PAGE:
DAILY parking charges at some hospitals are now up to four times more expensive than they were two years ago, new figures reveal.
Parking hikes, which hit patients, visitors and staff, have been imposed in most hospitals in a bid to make up budget shortfalls.
However, new figures obtained by the Irish Independent show some of the highly profitable schemes suffered a fall in parking income last year as growing numbers of people sought parking outside of hospital grounds or used public transport in response to the hikes.
A survey reveals Our Lady of Lourdes Hospital in Drogheda, which two years ago charged a €4 flat rate, now has a tiered price list to a maximum of €20.
Waterford Regional Hospital, which used to charge a €3 flat rate, is now imposing an €8 maximum daily rate. Parking charges generated €1.4m last year.
Connolly Hospital in Dublin offered free parking until 2009. But it now costs €2.20 an hour and €10 for a full day, earning it over €100,000 a year.
Cork University Hospital and Cork Maternity Hospital earned a combined income of €2.8m in 2011 from parking, and, although this was down in 2012, the hospitals were still taking in €50,000 a week.
Kerry General Hospital, which charges €8 for between two to three hours, suffered a fall in income from the scheme last year – though patient and visitor numbers were up.
Parking revenue was down from €870,392 to €786,881.
The price survey shows huge variation in charges across the country.
A motorist dropping off a patient at St James's Hospital in Dublin gets just 10 minutes' free time before hourly fees of €2.50 kick in. Portlaoise and Mullingar Hospitals give the first half-hour free.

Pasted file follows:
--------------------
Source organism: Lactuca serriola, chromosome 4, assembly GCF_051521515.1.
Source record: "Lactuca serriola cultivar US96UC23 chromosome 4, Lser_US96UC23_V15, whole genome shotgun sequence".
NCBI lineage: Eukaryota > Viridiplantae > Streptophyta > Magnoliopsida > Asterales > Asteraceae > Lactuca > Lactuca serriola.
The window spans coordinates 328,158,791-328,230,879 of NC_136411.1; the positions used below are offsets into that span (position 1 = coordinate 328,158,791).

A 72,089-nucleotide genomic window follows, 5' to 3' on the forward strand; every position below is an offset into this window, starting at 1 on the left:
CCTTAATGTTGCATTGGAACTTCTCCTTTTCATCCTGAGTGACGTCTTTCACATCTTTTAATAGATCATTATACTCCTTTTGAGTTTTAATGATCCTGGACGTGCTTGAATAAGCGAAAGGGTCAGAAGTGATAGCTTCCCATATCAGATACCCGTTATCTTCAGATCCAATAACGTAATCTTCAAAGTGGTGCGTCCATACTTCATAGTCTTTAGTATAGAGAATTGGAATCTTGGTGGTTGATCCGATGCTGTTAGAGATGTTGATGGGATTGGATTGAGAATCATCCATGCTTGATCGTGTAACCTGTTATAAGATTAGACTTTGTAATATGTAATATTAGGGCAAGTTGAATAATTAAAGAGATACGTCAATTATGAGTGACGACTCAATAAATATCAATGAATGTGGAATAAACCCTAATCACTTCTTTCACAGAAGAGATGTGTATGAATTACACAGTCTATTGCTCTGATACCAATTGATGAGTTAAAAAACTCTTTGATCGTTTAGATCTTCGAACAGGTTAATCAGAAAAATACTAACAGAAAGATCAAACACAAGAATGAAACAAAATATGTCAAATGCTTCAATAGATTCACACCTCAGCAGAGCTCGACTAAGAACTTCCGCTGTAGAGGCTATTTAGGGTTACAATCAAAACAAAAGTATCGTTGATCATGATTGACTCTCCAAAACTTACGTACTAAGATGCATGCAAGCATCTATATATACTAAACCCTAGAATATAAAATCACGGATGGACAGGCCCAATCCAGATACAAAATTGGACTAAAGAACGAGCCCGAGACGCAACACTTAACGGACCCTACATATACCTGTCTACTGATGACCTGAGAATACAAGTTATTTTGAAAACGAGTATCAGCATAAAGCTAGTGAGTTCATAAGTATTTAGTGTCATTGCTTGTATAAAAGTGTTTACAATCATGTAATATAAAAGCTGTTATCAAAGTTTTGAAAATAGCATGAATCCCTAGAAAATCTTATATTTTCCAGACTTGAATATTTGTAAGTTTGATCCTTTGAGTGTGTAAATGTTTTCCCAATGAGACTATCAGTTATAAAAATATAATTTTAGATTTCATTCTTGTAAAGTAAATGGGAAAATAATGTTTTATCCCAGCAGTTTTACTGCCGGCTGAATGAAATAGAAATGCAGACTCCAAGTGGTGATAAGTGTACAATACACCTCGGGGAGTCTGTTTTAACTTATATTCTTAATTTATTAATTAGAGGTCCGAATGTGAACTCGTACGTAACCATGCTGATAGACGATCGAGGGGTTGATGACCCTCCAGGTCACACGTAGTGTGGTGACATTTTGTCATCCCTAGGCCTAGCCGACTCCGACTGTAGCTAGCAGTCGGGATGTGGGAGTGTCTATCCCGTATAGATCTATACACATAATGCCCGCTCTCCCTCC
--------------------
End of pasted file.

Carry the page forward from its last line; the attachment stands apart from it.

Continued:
A €2.20 per-hour charge kicks in immediately for people who park at Beaumont Hospital in Dublin, where a private company operates the service.
The daily charge in St Vincent's Hospital in Dublin was hiked to €14 in recent years, while in University College Hospital Galway it is €8 and Limerick Regional Hospital charges €10.
The Galway hospital car park generates €3,000 in fees daily. It offers the first 20 minutes free and charges €1.80 an hour.
The HSE, which has intervened to set fees for certain services such as A&E attendance, admitted it leaves charges up to individual hospitals.
Stephen McMahon, of the Irish Patients' Association, said people visiting acutely ill relatives were shocked by the bills they faced at the end of the week.
"It is definitely an area that needs to be looked at. Several of the hospitals are using private operators and a cost analysis of whether it would be cheaper to do it in-house should be done," he said, adding that people who made prolonged visits to relatives were not being told they could seek a special rate.
A HSE spokesman said income from the charges forms an integral part of the hospitals' budgets.